The Elder Abuse and Prosecution Act of 2017 was introduced by Senators Chuck Grassley and Amy Klobuchar and passed the full Senate on August 1, 2017. On October 3, 2017, the bill was passed in the House of Representatives and it was presented to President Trump on October 6, 2017. The President has yet to address the legislation, which establishes requirements for the Department of Justice (DOJ) with respect to investigating and prosecuting elder abuse crimes and enforcing elder abuse laws. Specifically, the legislation provides that the DOJ must designate Elder Justice Coordinators in federal judicial districts and at the DOJ; implement comprehensive training for FBI agents; and establish a working group to provide policy advice. The proposed legislation also provides for enhanced penalties for telemarketing and email marketing fraud directed at the elderly.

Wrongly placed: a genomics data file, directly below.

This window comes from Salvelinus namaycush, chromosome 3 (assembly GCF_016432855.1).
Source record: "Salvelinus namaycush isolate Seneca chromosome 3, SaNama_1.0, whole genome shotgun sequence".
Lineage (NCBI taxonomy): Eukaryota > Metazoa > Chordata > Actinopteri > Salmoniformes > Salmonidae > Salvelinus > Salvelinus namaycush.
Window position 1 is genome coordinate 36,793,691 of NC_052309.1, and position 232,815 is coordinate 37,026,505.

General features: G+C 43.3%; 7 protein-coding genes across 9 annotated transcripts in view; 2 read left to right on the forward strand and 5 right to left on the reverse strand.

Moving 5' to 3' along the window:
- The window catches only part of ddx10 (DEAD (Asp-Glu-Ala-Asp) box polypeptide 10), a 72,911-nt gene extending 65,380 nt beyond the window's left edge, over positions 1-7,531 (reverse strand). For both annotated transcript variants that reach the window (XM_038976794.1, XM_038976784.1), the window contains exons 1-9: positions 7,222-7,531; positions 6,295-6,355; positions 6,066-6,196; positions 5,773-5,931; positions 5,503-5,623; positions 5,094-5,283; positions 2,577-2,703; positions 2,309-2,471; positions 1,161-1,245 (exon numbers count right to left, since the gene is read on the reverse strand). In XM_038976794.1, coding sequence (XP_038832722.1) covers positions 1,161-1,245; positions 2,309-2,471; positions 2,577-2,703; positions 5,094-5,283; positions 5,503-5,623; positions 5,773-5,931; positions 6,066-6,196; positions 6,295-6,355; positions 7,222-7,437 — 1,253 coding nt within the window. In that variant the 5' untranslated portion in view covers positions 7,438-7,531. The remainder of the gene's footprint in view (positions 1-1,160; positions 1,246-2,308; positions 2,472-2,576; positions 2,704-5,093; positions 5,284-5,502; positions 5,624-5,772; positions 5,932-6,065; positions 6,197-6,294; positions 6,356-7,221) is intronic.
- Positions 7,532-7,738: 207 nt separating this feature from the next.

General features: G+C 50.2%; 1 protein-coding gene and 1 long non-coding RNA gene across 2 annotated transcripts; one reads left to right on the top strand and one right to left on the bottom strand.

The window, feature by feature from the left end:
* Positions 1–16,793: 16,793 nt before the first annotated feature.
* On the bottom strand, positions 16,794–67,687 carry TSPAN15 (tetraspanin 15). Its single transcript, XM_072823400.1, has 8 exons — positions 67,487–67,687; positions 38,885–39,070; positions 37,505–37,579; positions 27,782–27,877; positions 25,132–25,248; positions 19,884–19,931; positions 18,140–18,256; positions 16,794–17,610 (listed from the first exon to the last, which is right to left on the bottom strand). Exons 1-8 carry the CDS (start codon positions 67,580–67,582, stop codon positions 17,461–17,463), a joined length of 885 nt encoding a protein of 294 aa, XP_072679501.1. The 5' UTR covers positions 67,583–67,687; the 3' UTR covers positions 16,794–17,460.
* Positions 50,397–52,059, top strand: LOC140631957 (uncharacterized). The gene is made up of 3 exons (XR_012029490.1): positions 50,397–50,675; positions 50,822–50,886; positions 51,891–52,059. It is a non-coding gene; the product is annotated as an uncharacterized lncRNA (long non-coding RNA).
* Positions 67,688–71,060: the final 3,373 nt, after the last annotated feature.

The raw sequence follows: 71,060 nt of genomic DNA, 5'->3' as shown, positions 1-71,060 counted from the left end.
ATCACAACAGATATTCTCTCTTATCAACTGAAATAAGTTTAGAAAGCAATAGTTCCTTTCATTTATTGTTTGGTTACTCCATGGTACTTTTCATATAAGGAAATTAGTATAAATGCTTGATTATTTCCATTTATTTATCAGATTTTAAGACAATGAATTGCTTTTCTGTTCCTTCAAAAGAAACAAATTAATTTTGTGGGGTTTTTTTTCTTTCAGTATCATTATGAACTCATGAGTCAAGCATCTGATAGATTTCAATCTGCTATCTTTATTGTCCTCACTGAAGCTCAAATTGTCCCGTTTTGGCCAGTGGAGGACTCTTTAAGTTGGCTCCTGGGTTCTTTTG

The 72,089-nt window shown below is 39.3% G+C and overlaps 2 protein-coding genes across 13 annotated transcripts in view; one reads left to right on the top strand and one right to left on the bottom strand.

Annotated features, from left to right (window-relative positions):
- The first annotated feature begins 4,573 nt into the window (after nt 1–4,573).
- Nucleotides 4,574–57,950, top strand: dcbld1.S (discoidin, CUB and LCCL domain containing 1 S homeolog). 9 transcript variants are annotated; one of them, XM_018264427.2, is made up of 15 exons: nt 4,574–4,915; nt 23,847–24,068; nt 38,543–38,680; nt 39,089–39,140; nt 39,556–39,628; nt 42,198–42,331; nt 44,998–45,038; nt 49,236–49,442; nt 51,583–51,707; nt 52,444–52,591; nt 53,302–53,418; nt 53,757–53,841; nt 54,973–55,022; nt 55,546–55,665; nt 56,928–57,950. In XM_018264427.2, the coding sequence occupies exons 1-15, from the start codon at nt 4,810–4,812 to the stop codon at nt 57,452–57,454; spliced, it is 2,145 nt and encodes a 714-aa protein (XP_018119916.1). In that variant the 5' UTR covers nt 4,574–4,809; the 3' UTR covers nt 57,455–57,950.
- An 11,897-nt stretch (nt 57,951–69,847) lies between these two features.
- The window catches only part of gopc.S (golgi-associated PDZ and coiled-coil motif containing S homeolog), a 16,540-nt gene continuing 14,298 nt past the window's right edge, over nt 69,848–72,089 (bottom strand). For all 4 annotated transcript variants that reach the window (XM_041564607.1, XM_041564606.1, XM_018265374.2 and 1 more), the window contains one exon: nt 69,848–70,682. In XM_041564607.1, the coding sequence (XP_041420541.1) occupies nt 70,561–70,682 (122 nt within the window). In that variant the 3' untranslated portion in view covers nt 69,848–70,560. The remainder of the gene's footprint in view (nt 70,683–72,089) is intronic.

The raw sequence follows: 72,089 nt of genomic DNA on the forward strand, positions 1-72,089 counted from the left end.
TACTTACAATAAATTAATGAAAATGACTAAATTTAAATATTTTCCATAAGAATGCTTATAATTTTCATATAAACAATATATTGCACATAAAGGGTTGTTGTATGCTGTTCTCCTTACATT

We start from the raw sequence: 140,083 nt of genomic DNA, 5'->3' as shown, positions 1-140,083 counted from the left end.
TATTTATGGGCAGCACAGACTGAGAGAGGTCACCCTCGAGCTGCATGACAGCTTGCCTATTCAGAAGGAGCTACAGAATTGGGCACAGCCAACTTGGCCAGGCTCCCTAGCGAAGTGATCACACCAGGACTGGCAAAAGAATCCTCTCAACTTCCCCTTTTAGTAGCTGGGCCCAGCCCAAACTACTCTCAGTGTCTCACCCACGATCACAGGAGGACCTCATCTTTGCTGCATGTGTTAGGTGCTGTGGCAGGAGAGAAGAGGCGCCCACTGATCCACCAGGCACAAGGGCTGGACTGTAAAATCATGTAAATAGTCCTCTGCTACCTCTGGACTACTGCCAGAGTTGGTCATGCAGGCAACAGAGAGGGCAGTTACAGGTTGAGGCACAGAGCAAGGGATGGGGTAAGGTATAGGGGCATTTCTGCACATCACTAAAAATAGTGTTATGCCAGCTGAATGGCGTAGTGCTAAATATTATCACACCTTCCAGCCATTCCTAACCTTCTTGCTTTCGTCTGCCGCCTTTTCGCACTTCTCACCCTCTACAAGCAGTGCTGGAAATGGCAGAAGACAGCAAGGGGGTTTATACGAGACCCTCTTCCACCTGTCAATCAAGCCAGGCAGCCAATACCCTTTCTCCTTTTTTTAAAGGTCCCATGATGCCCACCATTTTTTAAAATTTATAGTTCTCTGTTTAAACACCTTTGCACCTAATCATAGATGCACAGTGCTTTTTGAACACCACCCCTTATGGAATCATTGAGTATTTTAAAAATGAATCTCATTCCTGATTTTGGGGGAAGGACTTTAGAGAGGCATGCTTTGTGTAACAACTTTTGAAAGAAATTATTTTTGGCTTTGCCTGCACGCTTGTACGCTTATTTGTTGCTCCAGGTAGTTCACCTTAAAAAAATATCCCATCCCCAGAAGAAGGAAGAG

In addition, the pending legislation includes an amendment to Section 2042(c) of the Social Security Act (42 U.S.C. 1397m-1[c]) requiring court-appointed guardian oversight. As noted by Senator Klobuchar, “while most court-appointed guardians and conservators are undoubtedly professional, caring, and law-abiding, there are some who use their position of power to exploit seniors. This bipartisan legislation would strengthen oversight and accountability for those entrusted with the well-being of seniors, and will protect those who are most vulnerable.”
Accordingly, the Court-Appointed Guardian Accountability and Senior Protection Act makes state courts eligible for an already existing program designed to protect seniors. Under the program, state courts would be able to apply for funding to assess the handling of proceedings relating to guardians and conservators, and then make the necessary improvements to their practices. For example, the courts could conduct background checks on potential guardians and conservators, or implement an electronic filing system in order to better monitor and audit conservatorships and guardianships.